Telfair County Sheriff Chris Steverson says he wants to see some changes made for inmates on death row.

He took to his Facebook page this weekend to express his opinions about elaborate last meals for prisoners condemned to death.

"It's ridiculous," Steverson said.

He says inmates on death row shouldn't receive a lavish last meal.

"It's insulting to society and it's insulting to their victims' families," he said.

He says after researching recent executions and the last meal requests some of the inmates made, he got the urge to type out his thoughts on Facebook.

"It doesn't have any bearing on what happens from here on out, but it got under my skin and I sat down and wrote out my opinion," Steverson said.

He says a ‘meal reward,’ shouldn't be offered to those who will be put to death. Instead, it should go to those who may re-enter society at some point.

"If we want to provide a nice meal to inmates, let's provide it to those who have completed their GED courses or those that have turned their lives around or show some promise to re-enter society," Steverson said.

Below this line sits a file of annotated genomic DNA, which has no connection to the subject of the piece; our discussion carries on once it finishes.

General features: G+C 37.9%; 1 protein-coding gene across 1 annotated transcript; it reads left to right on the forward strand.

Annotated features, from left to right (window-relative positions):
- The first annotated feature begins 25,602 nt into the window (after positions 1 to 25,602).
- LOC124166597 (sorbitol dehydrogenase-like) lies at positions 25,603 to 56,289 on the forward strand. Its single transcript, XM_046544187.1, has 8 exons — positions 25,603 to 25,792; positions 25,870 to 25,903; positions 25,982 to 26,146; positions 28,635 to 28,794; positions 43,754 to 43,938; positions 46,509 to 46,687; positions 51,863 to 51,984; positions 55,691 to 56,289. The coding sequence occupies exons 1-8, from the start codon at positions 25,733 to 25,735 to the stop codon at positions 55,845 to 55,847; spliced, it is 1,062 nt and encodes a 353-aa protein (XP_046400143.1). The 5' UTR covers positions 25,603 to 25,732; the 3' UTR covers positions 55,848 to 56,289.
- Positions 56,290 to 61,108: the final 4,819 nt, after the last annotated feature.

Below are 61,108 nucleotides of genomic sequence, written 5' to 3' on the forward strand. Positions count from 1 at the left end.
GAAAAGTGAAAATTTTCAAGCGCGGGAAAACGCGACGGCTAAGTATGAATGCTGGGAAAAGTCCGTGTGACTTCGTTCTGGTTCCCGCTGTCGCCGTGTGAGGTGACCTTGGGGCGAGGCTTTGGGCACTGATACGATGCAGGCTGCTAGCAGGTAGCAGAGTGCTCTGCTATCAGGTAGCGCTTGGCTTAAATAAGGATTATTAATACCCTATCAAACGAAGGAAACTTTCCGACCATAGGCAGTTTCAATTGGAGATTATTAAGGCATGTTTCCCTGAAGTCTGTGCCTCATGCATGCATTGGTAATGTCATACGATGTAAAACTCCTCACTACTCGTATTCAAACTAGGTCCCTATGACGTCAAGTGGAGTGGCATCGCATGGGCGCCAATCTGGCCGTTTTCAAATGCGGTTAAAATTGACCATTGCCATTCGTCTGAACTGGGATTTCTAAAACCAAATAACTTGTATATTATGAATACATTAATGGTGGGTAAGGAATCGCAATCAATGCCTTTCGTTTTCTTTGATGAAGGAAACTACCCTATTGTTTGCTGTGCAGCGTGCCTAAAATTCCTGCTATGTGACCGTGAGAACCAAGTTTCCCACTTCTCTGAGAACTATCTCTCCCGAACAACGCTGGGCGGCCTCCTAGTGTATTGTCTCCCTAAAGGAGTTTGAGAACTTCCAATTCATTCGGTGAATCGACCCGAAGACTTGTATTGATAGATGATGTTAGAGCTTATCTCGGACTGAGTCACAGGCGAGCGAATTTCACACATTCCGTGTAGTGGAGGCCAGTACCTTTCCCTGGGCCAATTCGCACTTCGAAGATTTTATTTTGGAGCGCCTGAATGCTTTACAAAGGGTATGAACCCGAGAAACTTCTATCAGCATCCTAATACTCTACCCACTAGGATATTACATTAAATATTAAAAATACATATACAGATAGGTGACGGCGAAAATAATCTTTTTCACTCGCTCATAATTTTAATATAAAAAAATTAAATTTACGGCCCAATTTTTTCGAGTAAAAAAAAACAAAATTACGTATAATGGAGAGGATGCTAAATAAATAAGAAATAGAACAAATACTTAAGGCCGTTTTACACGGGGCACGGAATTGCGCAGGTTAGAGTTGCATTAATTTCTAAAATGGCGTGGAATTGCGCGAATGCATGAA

But one could argue that the inmates at the Telfair County jail are eating better food than their circumstances should provide.

The food comes from Waylon's Family Restaurant in McRae.

The Sheriff says they do that because of a lack of resources in the area, and their current menu won't stay the same for much longer.

"We're building a new jail soon and that facility will have a kitchen in it so I think the menu will change," Steverson said.

He says he knows lawmakers have a lot more pressing issues on their plates, but he hopes eventually the practice is discontinued.

"I would hope that they could just phase it out, maybe someone would feel the same way that I do about it," Steverson said.

We reached out to a couple of other Sheriffs in Central Georgia to see what they think.

Putnam County Sheriff Howard Sills says, "I am 100% for the death penalty but I don't have a problem with giving them one last meal as a gesture of kindness."

Bibb County Sheriff David Davis said he doesn't have an opinion one way or the other about the menu, but says, "We should be grateful that justice has been served to the point that a death row inmate is receiving a last meal, regardless of what may be on the plate."